Fish Disease Spotlight: Finrot

Fish, as with all living organisms, are susceptible to a number of diseases. One such disease is Finrot. It is a truly debilitating condition that every pond or aquarium owner must be on the lookout for, because once this condition sets in the life of the fish is in serious jeopardy. However, the good news is that this disease is treatable, but you must first be able to recognize the symptoms when they appear.

What Are Symptoms Of Finrot?

Fish that are suffering from Finrot will develop a texture on their tail or fin which is white and or milky in appearance. The fins may also become ragged as the condition begins to consume the tissue. If the fish remains untreated its fin membrane will be completely consumed, until all that remains are fin rays. At this point the condition may spread into other areas of the fish’s body.

Finrot is particularly troublesome because its presence can lead to secondary diseases, which place the health and life of the fish in even greater danger. It is for this reason that it is so important to detect Finrot as early as possible.

What Causes Finrot?

Finrot is an infection which is bacterial in nature. Many fish experts and veterinarians believe that multiple types of bacteria may cause this disease, particularly Flavobacterium columnare. Other possible bacteria which causes fish rot are Pseudomonas or Aeromonas. Fish become vulnerable to this condition when they live in a pond or aquarium that is not regularly cleaned or properly maintained.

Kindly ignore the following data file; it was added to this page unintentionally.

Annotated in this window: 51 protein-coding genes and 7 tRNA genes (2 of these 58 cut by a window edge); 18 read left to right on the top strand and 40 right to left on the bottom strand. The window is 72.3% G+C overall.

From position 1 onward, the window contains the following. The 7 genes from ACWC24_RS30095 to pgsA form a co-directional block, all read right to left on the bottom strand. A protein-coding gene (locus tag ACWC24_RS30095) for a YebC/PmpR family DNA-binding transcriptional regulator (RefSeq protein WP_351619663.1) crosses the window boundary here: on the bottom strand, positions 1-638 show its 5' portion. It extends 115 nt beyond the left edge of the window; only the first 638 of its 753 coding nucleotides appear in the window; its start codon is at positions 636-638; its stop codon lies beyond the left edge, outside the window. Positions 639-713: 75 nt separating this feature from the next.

Sometimes a fish suffers physical damage which comes from a parasite. The wound that results makes the fish susceptible to bacteria which can then bring about Finrot. The good news is that despite being bacterial in nature this condition does not appear to be contagious. This is important for aquarium or pond owners because their fish often live together in groups which mean that any contagious condition could put the lives of all the fish at risk.

How Can Finrot Be Treated?

Finrot can be treated in 3 ways, and often all three methods should be employed simultaneously. These three treatment methods are the application of antibiotics, changes in the environment, and the application of anti-bacterial substances. Of the three, changing the environment is the most important, because if this step isn’t taken the other two approaches will largely be in vain.

The aquarium or pond in which the fish reside must be cleaned. Start by changing the water and getting rid of the debris. Investigate the filters and gravel to make sure they are in pristine condition. Once this is done, anti-bacterial medications can be used to treat fish that display clear signs of fish rot. The fish which are ill should be isolated from the others, and antibiotics can then be used. However, antibiotics are best reserved as a last resort, and should only be used with supervision from a veterinarian or a fish care specialist.